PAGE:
HD 33866 V: "Arcolais"


Star HD 33866 G3V 135.8 LY from Sol in Orion
(Gemini Sector)
Planet V
Diameter 10 331 km 0.81 D♁
Gravity 8.7 m/s² 0.88 g♁
Day 18.3 hours
Year 536.7 local days 1.12 a♁
Atmosphere 0.98 bar Oxygen 0.19 bar
Scale height 9.1 km
Oceans 85% water Tidal range 0.35 m
Climate 4 °C
Obliquity 47°
Illuminance 91 klx 85% as bright as Earth
Spaceport scale 1 ground facilities
Escape speed 9.5 km/s
Low orbit 161 km Period 85 minutes
Population 71.9 million Density 1.4 /km²
Spread agriculture,
small industrial cities
Economy inflexible mixed economy;
high taxes & transfers,
extensive public services
Development 5.5 (Communications Age)
Inequality marked, with privileged aristocracy Gini
Currency mark 𝔐 1 = SVU 1.11
(100 pfennig) 0.37
Households nuclear
Social unit art schools, “galleries”
Social quirks • prudery
• toleration for artistic libertinism
• social regard of critics, curators, and collectors
• art riots
Values • artistic ability
• artistic taste
• wealth
Taboos • nudity (waist to knees)
• crassness
• homosexuality
• polyamory
Government timocratic parliamentary republic
Head of state Governor
(appointed, retired judge)
Chief exec Premier
(during the confidence of Parliament)
Capital Ruskinburgh
Legal quirks • jury trials
• death penalty for rape and murder
• corporal punishment
• “Decency” laws against nudity, lascivious conduct, adultery, sodomy; exemptions for artistic endeavour
• “Aesthetic nuisance” a crime

HD 33866 V is a cool planet with dramatic seasons. The midnight sun and sunless winter days reach to latitude 43°. They bring late florid springs, short exuberant summers, catastrophic autumns, and bitter winters to wide polar zones, but prevent ice-sheets from forming. The colony—largely rural, but sprinkled with small industrial cites—is spread over the tropical parts of the sprawling continent Delecluze and large islands nearby.

Agriculture on Arcolais is dominated by large monoculture plantations that have high start-up costs, employ little labour, and profit from exporting vaccines, antibodies, and other products that need special handling. Settlement is expanding, but farming the frontier is tough unless you have ample capital and own land where the government favours development. Diversified family farming is stagnant; the government supports rural populations by decentralising commerce and service industries to country towns, spending on public goods there, and building rural infrastructure. Manufacturing is concentrated in cities of no great size, which specialise by industry. The economy is inflexible and inefficient, with stagnant wages, persistent unemployment, and high taxes for the rich.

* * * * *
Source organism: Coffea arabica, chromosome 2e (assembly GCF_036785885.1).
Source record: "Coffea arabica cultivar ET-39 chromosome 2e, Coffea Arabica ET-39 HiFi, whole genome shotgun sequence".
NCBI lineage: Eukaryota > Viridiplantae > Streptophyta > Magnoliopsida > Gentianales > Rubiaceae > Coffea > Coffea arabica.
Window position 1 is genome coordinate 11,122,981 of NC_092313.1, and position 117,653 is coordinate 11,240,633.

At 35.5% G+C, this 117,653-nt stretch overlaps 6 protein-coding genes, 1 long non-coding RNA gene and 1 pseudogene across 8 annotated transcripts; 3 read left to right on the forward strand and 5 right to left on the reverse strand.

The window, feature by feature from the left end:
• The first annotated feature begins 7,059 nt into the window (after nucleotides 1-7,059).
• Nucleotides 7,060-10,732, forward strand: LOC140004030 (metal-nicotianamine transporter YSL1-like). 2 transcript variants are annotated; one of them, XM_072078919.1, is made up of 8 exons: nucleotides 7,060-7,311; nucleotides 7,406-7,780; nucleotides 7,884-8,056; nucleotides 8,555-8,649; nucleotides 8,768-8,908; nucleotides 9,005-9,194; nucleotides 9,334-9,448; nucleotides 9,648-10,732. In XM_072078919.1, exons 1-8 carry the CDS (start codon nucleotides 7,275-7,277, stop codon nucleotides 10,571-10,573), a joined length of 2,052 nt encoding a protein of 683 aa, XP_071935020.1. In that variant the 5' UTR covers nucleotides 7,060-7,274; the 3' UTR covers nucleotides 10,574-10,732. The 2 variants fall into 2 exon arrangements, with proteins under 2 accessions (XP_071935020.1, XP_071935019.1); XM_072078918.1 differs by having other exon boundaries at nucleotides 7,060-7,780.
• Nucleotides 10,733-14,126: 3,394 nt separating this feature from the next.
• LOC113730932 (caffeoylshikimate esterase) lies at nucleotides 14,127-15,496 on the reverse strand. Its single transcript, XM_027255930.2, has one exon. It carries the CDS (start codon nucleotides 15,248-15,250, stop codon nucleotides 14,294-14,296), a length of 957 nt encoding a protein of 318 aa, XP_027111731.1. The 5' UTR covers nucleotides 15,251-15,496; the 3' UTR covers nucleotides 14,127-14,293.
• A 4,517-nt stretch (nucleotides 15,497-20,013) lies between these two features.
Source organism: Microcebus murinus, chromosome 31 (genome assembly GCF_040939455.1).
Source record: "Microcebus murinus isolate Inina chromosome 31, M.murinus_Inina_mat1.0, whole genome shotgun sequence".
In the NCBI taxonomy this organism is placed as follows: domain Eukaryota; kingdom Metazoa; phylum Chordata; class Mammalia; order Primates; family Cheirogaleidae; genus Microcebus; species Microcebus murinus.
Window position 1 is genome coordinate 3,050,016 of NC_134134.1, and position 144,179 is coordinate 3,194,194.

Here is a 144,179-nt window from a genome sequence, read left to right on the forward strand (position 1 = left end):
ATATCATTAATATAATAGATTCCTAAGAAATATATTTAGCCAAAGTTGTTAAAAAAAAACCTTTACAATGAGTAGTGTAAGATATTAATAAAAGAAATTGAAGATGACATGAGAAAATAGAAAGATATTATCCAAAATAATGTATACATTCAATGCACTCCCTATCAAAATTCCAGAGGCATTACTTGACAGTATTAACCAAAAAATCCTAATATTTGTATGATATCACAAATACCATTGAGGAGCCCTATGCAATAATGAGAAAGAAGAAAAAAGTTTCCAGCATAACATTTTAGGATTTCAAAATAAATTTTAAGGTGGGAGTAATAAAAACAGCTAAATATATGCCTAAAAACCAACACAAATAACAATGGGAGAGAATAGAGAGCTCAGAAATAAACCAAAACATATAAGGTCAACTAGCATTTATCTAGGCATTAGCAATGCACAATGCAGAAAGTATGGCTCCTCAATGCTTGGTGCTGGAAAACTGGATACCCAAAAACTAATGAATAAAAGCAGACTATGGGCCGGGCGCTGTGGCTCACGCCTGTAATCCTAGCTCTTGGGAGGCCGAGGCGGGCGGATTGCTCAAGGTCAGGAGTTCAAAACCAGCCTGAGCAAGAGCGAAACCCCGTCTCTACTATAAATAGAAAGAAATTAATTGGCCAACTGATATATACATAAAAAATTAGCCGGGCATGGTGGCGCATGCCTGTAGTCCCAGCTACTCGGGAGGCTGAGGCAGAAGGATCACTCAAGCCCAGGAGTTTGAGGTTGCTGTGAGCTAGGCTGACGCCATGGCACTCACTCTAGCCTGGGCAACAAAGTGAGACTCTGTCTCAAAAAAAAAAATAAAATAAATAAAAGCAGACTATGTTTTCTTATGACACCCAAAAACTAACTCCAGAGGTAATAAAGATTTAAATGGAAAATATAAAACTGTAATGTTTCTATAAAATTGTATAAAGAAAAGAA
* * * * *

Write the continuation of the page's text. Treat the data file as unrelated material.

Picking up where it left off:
The government is a parliamentary republic with political privileges graded according to wealth. Jury service and the vote are limited to adults who pay more in income tax than they receive in transfers—but free schools, medical care, and public facilities do not count as benefits. Local office and magistracies are limited to the prosperous, global office and senior judgeships to the rich. The government is dominated by the family and proteges of landed aristocrats, and contested by the family and proteges of industrial magnates. Rural areas are over-represented in Parliament on the pretext of equal access to representatives.

Society on Arcolais is distinctly prudish, even repressive. Exposing any part of the body from the waist to the knees is shameful (the upper torso is almost always clothed, too, and fashions permitting a line of sight between the knees are considered racy). Polyamory and casual sex are scandals; adultery, public indecency, and sodomy punished by caning. But much licence is allowed to artistic endeavours. Pictures and sculptures of nudes are everywhere; models pose nude without censure; practising artists are seldom prosecuted for sex with their muses, and often acquitted if they are. So cafés styled as art galleries offer free life drawing classes to their customers, and sleazy modelling agencies rent out “studios” by the hour. Amateur artists get a little easement; artistic celebrities can live flamboyantly unconventional lifestyles with near impunity.